Failing to properly manage the scope of your tests and the purpose of each type of these tests often leads to slow and brittle features filled with mocks, complex workarounds and many unnecessary step definitions. In the extreme cases you might end up creating custom solution to every new aspect of the application under test making the framework hard to use and pain to work with.
Is there something to be reused?
Who knows. BDD puts a lot of focus on the communication and if the communication doesn’t work bad things start to happen. It is easy to overlook that Paul has already created the step definition you are currently working on. Or you simply chose a different name for the login page. Things like this happen. The lack of communication directly results in bloated step definitions and may cause differences in behavior when two seemingly same steps perform some extra operations.
I am going to speak from my personal experience now, but I believe that tests should be expressive and explicit which usually results in lower reuse potential (e.g. repeating yourself for the sake of readability). This combined with my preference of less detailed features results in less reuse compared to the more detailed, integration-style features usually starting with “Given I am signed as ‘user’ with ‘password'”. Remember that all the steps are always globally accessible. But whatever style you chose to implement, there will be reuse potential no matter what.
What are we doing here? Are these even acceptance tests?
Yes, this is also one of the questions you need to ask. Many developers focus on all possible aspects of the behavior instead of focusing on the value given feature brings to the customer. Fellow blogger and developer Jack Kinsella put it this way:
Despite believing otherwise, most programmers never wrote a single acceptance test; instead they wrote integration tests using the Cucumber syntax.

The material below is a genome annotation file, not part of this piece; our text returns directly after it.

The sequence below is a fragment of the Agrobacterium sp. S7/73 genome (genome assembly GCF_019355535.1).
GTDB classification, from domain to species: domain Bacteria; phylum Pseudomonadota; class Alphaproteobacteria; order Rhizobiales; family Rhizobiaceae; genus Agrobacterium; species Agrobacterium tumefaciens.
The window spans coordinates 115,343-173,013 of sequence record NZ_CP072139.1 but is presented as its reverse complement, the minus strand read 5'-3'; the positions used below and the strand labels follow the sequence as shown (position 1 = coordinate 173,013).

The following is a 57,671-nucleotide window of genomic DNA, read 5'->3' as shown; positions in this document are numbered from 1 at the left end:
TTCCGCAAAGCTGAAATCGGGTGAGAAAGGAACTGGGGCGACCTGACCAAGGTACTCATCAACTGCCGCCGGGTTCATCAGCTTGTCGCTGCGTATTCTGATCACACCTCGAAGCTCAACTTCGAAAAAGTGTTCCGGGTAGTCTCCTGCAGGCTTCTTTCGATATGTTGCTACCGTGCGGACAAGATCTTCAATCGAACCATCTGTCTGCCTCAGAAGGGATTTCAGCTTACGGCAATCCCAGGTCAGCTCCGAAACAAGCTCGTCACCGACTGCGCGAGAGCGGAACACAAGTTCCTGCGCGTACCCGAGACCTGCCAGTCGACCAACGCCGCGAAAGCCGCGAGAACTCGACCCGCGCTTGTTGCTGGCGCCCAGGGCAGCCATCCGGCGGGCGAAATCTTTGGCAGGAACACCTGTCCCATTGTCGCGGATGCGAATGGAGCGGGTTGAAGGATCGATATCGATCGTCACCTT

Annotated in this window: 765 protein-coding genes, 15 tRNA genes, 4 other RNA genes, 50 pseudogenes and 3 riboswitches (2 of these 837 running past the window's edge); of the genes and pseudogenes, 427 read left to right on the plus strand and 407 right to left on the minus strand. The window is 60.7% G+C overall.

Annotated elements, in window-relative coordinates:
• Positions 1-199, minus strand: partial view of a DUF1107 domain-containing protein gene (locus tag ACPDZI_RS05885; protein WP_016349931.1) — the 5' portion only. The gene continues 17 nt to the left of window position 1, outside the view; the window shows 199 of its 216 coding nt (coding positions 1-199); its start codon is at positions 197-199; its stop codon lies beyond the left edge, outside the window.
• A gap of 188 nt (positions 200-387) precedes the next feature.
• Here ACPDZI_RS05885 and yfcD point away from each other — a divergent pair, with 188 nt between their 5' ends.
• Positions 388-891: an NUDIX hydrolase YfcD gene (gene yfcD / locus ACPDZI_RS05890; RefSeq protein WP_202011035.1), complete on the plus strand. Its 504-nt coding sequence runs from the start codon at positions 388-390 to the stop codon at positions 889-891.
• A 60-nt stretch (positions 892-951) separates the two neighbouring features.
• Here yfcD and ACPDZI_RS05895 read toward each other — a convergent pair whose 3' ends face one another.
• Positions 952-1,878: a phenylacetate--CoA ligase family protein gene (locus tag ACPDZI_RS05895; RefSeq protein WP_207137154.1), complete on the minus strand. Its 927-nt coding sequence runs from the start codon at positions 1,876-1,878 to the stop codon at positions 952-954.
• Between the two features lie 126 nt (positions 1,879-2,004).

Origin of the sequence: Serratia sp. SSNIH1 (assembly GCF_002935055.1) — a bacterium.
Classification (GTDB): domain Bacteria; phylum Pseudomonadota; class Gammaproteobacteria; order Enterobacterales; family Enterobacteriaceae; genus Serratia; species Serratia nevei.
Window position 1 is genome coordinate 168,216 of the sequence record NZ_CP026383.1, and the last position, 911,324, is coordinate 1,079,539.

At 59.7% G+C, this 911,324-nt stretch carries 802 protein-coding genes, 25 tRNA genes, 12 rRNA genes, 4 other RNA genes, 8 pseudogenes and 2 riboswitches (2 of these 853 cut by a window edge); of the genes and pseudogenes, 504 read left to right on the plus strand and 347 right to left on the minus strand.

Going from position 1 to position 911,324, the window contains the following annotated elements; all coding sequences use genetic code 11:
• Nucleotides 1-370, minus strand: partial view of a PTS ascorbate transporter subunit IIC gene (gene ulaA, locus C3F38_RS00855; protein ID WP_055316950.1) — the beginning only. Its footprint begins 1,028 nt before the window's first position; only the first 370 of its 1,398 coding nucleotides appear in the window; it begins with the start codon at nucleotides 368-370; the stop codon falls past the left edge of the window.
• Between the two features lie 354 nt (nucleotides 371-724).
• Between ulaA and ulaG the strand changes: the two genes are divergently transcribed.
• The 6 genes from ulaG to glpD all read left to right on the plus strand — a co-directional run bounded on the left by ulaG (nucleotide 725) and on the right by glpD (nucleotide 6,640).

And I couldn’t agree more. Based on what I saw in the project I worked on as well as some of the open source projects on GitHub, the integration testing approach seems to be very common in their feature files.
Is Cucumber supported by our IDE?
Now let’s focus on how hard/easy it is to actually create feature files. Since I am a Java programmer I can only speak about the stuff I personally experienced. Having worked with Cucumber JVM on both IntelliJ IDEA and Eclipse I can definitely say that user experience varies. I can’t speak for other IDEs since I haven’t used them yet, but one thing is sure – there are various levels of support from IDEs. Make sure that the preferred IDE of your team supports Cucumber and Gherkin since the support for this language as well as the Cucumber framework really makes a huge difference.
How much does it cost us?
Once again, given the process is missing and all there is left is Cucumber, the process of testing this way is costly. This last point is influenced by almost all of the points above and also the degree of ‘going rouge with Cucumber’ without adhering to the BDD practices. Also the maintenance and re-factoring (in case of changes to the application) are a bit harder to do and you end up spending more time compared to other ways of testing. The last thing to consider here is the environment you work in. Things do change in an agile environment. And if you have already written the feature files for a features that are affected be an unexpected change you can end up throwing all that work out.
And that is about as much as I can share at this point in my career. Despite many issues I have discussed here and experienced I believe that BDD and Cucumber can work. It is all about the people and their understanding of the process and the frameworks that support it. To be honest I would love to find myself living in the magic kingdom. However this haven’t happened so far, so I am still hoping 🙂 .
There is a term widely used on the Internet for a situation that bares the symptoms I have described in this article – Falling into the Cucumber test trap. If you made it this far, please, make sure that you don’t repeat mistakes so many others have made before you. Falling into the Cucumber test trap is easy but recovering is hard and costly. Recognize the difference between the process and supporting frameworks and don’t seek the shortcuts.
Let me conclude this article by paraphrasing Tyler Durden (a character from David Finchers movie Fight Club) describing what happens when the framework becomes more important than the ideas that led to its creation: The features that should drive your implementation end up reflecting it.